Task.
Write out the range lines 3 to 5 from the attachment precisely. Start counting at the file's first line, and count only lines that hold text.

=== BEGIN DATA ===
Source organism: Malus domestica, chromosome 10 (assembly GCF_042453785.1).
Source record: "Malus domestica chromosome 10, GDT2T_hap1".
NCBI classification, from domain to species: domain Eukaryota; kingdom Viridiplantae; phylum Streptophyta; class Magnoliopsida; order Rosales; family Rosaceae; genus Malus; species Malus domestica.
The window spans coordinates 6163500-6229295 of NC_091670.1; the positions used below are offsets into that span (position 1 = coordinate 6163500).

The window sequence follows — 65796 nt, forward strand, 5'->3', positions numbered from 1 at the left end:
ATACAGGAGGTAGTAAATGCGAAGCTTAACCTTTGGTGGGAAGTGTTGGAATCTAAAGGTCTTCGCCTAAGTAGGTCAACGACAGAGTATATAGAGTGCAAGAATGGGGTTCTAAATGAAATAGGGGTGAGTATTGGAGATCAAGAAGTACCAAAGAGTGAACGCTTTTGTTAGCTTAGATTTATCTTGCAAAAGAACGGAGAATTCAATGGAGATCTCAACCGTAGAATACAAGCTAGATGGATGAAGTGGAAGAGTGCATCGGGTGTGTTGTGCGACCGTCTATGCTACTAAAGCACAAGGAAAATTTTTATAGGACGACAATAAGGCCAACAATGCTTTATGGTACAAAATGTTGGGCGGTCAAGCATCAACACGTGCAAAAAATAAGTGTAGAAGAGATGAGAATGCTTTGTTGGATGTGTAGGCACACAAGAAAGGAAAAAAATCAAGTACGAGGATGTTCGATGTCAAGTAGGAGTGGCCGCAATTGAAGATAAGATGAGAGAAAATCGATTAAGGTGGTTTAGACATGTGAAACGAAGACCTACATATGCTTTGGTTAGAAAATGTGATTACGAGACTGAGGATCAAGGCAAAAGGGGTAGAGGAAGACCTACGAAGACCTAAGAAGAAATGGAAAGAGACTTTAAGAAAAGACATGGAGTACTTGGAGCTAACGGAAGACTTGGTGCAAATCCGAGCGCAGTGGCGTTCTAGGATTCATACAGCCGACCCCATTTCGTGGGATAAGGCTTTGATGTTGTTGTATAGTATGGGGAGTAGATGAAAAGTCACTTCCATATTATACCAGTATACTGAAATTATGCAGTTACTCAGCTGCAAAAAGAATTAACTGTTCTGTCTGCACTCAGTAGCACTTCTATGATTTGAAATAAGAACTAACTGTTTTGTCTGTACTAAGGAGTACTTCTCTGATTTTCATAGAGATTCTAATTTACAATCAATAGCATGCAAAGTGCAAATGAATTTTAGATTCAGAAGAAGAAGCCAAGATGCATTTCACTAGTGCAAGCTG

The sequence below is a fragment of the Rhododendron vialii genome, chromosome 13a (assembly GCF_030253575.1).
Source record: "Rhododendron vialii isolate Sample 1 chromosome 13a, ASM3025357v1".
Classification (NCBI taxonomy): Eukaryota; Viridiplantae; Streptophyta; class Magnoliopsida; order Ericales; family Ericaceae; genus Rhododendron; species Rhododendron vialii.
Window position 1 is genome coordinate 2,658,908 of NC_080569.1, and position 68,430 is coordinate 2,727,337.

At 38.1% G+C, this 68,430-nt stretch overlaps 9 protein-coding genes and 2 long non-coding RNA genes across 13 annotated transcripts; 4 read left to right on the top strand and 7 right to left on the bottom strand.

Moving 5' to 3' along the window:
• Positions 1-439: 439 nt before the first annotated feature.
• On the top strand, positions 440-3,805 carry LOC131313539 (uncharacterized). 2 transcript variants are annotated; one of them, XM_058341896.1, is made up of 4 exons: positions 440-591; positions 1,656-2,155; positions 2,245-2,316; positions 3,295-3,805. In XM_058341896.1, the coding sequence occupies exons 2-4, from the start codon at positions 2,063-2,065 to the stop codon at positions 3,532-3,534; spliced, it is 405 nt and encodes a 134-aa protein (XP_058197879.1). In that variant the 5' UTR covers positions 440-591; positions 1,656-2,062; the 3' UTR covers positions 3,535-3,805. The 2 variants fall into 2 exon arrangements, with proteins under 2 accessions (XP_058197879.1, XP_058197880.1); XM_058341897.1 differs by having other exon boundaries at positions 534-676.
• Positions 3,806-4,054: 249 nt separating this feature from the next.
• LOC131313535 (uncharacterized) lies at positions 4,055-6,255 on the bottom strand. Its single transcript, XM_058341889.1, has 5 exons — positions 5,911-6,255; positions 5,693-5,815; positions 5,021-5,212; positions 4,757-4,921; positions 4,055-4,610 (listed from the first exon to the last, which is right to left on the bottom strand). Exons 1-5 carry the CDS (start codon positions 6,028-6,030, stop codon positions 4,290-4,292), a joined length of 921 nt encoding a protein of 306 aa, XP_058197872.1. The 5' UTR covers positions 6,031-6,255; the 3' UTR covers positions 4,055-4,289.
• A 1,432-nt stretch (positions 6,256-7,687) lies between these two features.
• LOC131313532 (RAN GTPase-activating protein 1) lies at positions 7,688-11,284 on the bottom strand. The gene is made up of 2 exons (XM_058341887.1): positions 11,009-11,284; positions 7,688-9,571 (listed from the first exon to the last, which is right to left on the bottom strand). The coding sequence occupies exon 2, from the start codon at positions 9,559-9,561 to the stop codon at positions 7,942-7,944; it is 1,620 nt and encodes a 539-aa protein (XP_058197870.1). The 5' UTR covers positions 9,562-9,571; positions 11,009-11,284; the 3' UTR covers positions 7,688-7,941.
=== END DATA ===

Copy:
NCBI classification, from domain to species: domain Eukaryota; kingdom Viridiplantae; phylum Streptophyta; class Magnoliopsida; order Rosales; family Rosaceae; genus Malus; species Malus domestica.
The window spans coordinates 6163500-6229295 of NC_091670.1; the positions used below are offsets into that span (position 1 = coordinate 6163500).

The window sequence follows — 65796 nt, forward strand, 5'->3', positions numbered from 1 at the left end: